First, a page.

On 2019-08-30 12:14, Jakob Bohm wrote:
On 30/08/2019 01:36, Jacob Hoffman-Andrews wrote:
Also filed at https://bugzilla.mozilla.org/show_bug.cgi?id=1577652
On 2019.08.28 we read Apple’s bug report at
https://bugzilla.mozilla.org/show_bug.cgi?id=1577014 about DigiCert’s OCSP
responder returning incorrect results for a precertificate. This prompted us to
run our own investigation. We found in an initial review that for 35 of our
precertificates, we were serving incorrect OCSP results (“unauthorized” instead
of “good”). Like DigiCert, this happened when a precertificate was issued, but
the corresponding certificate was not issued due to an error.
We’re taking these additional steps to ensure a robust fix:
- For each precertificate issued according to our audit logs, verify that
we are serving a corresponding OCSP response (if the precertificate is
- Configure alerting for the conditions that create this problem, so we can
fix any instances that arise in the short term.
- Deploy a code change to Boulder to ensure that we serve OCSP even if an
error occurs after precertificate issuance.
For CAs affected by OCSP misbehavior in this particular scenario (Pre-
Cert issued and submitted to CT, actual cert not issued), they should
take a look at those error cases and subdivide them into:
1. No intent to actually issue the actual cert. Best handling is to
treat as revoked in all revocation protocols and logs, but with audit
and incident systems reporting that the cert wasn't actually issued.
( *Most common case* ).
2. Intent to actually issue later, if/when something happens that just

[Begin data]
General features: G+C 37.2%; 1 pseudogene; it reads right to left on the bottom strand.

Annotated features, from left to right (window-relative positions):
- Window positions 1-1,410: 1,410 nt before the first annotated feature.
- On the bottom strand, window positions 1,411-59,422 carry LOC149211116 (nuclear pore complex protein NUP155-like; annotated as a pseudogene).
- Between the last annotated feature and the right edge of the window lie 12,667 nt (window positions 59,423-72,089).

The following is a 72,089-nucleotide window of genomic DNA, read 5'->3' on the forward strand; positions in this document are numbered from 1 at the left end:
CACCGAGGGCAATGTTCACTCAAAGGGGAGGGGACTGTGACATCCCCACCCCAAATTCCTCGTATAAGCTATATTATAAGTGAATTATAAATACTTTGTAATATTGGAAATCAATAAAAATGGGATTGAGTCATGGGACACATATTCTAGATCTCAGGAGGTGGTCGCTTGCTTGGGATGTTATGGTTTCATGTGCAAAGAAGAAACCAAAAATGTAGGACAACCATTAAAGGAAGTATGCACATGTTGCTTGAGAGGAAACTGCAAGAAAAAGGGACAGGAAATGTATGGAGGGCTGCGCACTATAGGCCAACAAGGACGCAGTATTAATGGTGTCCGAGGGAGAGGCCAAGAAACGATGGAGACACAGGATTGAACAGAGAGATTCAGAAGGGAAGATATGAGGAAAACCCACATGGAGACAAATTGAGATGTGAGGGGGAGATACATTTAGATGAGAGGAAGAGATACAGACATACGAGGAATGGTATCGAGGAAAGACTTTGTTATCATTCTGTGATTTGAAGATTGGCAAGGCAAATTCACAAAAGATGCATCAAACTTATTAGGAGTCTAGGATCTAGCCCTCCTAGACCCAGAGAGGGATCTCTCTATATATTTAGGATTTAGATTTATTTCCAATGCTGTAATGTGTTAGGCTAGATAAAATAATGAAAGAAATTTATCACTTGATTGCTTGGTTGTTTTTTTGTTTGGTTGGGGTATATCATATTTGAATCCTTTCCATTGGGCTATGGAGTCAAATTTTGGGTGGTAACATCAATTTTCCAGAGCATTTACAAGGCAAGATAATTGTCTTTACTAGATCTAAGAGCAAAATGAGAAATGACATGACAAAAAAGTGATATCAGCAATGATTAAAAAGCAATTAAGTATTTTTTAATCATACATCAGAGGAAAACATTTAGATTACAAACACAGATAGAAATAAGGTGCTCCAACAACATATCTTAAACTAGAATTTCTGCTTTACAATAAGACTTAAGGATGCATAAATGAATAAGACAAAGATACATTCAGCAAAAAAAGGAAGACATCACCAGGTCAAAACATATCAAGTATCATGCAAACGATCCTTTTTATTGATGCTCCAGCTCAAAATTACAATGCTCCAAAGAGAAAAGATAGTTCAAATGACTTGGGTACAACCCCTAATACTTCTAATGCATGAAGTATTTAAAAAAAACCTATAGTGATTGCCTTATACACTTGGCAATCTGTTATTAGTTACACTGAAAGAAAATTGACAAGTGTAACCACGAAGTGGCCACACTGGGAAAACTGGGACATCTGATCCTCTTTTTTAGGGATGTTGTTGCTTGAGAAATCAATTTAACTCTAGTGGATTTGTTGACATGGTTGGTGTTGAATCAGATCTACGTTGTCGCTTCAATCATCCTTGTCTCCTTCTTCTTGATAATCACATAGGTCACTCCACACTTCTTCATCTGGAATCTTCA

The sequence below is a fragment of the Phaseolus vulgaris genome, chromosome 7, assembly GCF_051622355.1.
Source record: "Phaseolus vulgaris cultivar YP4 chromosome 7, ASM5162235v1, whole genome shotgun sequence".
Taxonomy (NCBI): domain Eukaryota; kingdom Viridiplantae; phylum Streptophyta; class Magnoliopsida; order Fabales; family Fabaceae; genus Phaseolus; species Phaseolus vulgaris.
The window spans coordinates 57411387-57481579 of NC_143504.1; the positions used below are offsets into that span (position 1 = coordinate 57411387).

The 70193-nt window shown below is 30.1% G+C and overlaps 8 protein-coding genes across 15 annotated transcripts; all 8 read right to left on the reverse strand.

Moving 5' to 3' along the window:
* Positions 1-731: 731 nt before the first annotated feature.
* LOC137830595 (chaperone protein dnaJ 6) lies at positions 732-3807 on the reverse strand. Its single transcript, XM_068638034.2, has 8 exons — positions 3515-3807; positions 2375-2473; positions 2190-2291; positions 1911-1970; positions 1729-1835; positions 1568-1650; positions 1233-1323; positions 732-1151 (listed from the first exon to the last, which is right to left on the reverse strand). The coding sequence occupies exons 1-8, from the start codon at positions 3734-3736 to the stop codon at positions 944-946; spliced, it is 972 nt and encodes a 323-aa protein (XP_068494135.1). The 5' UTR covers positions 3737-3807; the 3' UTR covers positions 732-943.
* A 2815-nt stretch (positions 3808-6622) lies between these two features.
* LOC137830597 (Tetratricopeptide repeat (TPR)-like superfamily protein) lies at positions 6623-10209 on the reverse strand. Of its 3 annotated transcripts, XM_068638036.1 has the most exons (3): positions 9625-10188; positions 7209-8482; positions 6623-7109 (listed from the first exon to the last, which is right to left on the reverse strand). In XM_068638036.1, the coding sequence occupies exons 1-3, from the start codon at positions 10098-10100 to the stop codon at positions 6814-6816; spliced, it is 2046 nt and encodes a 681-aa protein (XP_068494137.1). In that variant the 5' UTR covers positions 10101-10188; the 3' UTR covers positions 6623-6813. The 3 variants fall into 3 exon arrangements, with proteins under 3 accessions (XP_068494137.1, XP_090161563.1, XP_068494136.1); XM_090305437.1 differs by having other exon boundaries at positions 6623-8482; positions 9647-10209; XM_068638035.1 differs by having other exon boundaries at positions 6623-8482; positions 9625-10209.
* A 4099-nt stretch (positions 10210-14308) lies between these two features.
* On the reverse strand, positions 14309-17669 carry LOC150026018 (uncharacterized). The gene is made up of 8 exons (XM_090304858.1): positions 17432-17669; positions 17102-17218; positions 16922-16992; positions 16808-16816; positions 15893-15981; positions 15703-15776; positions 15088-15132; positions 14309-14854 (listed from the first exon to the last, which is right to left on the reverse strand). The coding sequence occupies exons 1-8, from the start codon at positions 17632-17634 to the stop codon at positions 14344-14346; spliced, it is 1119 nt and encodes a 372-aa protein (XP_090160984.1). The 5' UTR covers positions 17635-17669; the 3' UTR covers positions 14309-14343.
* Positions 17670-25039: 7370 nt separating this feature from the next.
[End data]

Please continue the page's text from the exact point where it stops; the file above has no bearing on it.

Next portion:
takes longer than usual. Here it makes sense for OCSP and other such
mechanisms to return "good", due to the ban on reporting "certificate
hold" or otherwise exiting a revoked state. It of cause remains
possible to later revoke such a half-issued cert if there is a reason
to do so.
3. Intent to issue in a few minutes, somehow OCSP was queried during the
short processing delay between CT submission and actual issuing of
cert with embedded CT proofs. Because inserting the CT proofs in the
OCSP responses probably awaits the same technical condition as the
cert issuing, it makes sense to return "unknown" for those few
minutes, as when delivery of the cert status to the OCSP servers is
itself delayed by a few minutes (up to whatever limit policies set
for updating revocation servers with knowledge of new certs).
It's not obvious for me why such cases exist, and I think it would at
least be useful to have an actual list of why a pre-certificate was
issued and the real certificate was not.
If the pre-certificate was issued, it means all validation should
already have happened, and there is no reason not to issue the real
certificate other than some problems preventing it. But the difference
between 3) and 1) and 2) seems to be someone manually moved it from 3)
to one of the other 2.
Examples of reasons for me are things like:
- There is some technical problem with a server, it will be issued when
the server works again, or it's redirected to some other server. (like
can't get enough SCTs.)
- You lint the pre certificate and see an issue (and should revoke it)
I think there shouldn't exist pre-certificates that are valid without
the real certificate, after some delay. For instance, if you can't issue
the real certificate within 24 hours, revoke the pre-certificate.
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